James publicly reprimanded the timing of Houston Rockets GM Daryl Morey, who on Oct. 4, tweeted “Fight for freedom, stand with Hong Kong.” The problem with Morey’s tweet is not that he was supporting freedom for a foreign country under a communist government, but rather that he did so while two teams, the Brooklyn Nets and Los Angeles Lakers, were in the thick of that very regime in China; where they were to play two exhibition games.

Ever since James spoke publicly about Morey’s terrible timing, he’s been under fire for being a supporter of censorship. People are saying his comments are financially motivated, as he doesn’t want to lose all the endorsement money that Nike makes him in China. Fox News paints him as “unamerican” in his position against Morey, who is simply speaking freely, and supporting freedom, as Americans do. HURRAH. This is so typical in more ways than one… Leave it to the USA to impose their constitution on countries halfway across the world, and to dumb down the issue at hand, using ideology as an excuse.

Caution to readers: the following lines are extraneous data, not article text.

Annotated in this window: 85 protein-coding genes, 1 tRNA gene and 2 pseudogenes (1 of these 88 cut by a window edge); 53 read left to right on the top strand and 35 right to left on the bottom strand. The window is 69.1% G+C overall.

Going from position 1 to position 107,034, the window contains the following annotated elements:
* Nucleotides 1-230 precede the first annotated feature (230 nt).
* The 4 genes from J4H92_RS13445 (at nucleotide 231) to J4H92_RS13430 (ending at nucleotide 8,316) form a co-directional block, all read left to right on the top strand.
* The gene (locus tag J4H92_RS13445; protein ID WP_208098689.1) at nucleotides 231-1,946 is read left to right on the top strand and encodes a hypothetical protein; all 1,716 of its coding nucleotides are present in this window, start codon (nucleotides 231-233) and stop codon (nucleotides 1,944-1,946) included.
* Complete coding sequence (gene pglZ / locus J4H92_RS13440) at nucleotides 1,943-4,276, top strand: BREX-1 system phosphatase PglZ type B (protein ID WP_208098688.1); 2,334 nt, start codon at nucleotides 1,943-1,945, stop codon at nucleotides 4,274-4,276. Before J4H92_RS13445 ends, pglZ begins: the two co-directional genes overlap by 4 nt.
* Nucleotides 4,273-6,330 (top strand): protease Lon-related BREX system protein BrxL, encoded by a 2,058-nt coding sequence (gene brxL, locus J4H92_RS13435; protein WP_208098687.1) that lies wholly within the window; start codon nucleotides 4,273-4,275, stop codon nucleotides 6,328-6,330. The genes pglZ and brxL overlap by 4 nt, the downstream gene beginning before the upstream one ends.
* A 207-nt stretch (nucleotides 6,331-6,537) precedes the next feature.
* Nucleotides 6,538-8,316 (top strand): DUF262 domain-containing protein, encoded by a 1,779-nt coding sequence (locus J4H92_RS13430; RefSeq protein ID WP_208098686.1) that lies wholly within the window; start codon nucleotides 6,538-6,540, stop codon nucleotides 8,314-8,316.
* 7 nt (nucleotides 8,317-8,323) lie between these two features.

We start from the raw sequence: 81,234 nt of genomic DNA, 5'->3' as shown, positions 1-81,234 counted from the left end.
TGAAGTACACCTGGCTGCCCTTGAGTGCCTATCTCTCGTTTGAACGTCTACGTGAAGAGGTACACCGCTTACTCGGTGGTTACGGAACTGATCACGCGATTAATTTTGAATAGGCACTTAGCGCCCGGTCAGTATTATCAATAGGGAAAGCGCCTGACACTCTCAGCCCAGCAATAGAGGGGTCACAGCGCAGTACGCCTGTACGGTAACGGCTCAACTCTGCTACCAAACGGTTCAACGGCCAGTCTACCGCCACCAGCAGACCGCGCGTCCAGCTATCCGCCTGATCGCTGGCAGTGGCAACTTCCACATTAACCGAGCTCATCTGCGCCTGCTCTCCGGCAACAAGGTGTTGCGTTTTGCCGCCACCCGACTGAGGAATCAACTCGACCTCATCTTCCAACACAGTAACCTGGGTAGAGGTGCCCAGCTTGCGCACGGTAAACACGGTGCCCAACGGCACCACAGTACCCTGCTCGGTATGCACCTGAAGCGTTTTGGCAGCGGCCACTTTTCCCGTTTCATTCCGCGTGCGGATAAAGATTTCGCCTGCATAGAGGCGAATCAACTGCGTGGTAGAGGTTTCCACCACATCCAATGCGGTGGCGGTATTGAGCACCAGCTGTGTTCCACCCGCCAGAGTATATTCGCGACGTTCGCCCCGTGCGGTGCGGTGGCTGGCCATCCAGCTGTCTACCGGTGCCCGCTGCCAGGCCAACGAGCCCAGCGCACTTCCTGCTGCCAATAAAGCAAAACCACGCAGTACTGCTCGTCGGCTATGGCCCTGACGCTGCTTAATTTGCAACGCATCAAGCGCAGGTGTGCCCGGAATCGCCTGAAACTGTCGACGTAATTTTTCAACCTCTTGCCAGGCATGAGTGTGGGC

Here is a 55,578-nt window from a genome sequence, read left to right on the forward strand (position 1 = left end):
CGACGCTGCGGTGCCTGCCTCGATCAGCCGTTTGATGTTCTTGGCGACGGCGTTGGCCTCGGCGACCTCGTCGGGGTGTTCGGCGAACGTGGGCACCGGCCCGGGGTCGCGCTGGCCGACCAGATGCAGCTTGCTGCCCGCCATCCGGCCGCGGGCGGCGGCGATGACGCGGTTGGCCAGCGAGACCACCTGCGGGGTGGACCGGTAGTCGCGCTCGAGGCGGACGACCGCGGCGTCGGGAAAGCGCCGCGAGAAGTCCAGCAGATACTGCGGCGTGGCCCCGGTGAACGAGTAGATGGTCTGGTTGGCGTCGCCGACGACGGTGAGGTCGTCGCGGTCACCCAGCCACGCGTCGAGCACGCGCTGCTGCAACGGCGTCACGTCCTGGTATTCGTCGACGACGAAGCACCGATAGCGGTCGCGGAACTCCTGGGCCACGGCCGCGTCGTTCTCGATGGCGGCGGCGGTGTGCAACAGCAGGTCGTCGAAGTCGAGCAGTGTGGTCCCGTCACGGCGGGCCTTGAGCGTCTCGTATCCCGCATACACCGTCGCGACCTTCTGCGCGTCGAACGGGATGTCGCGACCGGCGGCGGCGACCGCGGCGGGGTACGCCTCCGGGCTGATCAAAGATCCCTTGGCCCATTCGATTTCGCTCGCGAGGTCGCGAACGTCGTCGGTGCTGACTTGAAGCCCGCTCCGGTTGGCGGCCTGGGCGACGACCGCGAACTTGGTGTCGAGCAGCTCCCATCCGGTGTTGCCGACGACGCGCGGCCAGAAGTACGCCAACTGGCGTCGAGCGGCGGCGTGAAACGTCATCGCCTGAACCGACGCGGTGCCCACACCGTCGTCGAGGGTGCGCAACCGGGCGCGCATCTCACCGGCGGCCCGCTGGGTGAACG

Let’s take a step back and look at this in a rational, practical way.

James doesn’t hate free speech – all of his actions say otherwise. The man founded and funded a public elementary school in his home town of Akron, Ohio, and promises free college tuition to every graduate. He is constantly a voice for the disenfranchised, a philanthropist to those in need, and is openly liberal. What James hates is loose-lipped executives sitting in their ivory towers far, far away, who stir the pot while he’s sitting in it. Despite the tweet only existing for several minutes before being deleted, it sparked a controversy in a country with a population of over 1.3 billion people.